Aluminum plates are important utilities in a variety of contexts. In defense contracting, for example, very thick aluminum plates can be used as structural armor in bunker construction, and the same is true in the construction of armored vehicles. Textured aluminum plates are often used as flooring materials, particularly in industrial contexts. For example, in a warehouse loading dock, a strong, chip-resistant surface must be present in truck unloading areas. Such surfaces are often made with ridges or other shapes that increase traction, reducing the risk of worker slippage, injury and product loss. Along with aluminum rods, tubes
, aluminum plates are among the many basic shapes that aluminum suppliers
offer to their clients.
Aluminum plates are available in a number of different alloy grades and tempers. One common aluminum alloy used for the construction of plates is 7075 aluminum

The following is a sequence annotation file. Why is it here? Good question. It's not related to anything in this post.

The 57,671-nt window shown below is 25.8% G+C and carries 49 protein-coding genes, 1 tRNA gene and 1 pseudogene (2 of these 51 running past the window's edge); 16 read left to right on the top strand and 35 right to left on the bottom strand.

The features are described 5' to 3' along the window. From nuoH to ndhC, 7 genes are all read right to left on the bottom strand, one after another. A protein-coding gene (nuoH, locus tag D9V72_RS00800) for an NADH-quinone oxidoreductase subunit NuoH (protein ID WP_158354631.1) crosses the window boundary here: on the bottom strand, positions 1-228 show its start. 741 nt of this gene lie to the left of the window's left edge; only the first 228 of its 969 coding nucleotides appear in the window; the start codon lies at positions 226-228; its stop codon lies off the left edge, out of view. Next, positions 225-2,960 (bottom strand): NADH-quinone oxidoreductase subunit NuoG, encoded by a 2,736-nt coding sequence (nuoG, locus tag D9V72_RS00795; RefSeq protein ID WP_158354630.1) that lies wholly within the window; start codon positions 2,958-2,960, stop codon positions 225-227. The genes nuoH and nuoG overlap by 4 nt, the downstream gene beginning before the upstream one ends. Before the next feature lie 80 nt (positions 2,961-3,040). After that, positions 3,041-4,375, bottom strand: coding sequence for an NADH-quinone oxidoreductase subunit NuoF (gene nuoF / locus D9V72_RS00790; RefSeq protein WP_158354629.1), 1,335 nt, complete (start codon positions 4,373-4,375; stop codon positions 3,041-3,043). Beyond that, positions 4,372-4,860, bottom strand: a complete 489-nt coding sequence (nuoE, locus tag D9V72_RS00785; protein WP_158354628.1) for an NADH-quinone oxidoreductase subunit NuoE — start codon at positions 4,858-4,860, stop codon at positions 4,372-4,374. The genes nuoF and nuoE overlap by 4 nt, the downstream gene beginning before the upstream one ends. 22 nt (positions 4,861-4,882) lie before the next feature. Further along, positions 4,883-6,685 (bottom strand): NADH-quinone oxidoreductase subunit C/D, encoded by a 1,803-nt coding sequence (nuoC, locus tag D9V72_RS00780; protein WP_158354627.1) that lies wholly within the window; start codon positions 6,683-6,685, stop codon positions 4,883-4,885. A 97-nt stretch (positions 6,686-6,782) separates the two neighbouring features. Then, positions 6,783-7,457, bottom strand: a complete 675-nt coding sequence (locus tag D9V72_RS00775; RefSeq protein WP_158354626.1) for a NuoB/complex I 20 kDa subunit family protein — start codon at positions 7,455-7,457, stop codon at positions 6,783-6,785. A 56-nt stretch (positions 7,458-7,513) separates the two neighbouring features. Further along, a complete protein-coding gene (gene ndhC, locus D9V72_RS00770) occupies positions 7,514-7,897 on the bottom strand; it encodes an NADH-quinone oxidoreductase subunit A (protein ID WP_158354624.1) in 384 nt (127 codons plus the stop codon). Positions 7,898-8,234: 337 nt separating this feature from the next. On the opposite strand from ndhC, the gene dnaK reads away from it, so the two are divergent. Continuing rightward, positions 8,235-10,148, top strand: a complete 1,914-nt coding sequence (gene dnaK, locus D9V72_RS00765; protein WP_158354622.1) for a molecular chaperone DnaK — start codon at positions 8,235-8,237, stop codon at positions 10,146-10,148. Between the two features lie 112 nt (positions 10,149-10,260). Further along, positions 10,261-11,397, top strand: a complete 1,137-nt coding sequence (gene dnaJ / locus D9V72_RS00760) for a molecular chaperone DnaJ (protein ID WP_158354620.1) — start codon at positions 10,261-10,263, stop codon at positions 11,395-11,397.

. 7075 aluminum is characterized primarily by its strength and resilience. Its main constituent materials are aluminum and zinc. Aluminum plates are produced from aluminum ingots, which are large bars of raw aluminum. The ingots vary widely in terms of shape, size and weight; they can weigh as much as 20 tons, though they are usually supplied in more manageable sizes. After the material is produced, the plate is then manufactured at a breakdown mill. At the mill, an aluminum ingot is rolled by heavy machinery until it reaches its desired thickness, which is generally just a few inches. From there it may be shipped off or it may be further flattened into an aluminum sheet. It can also be subject to texturing or stamping processes. Aluminum plates may also be subject to surface finishing processes like anodization; this can be the case when an aluminum plate is used as a structural embellishment or when it has to resist corrosion-inducing forces like salt water or prolonged heat.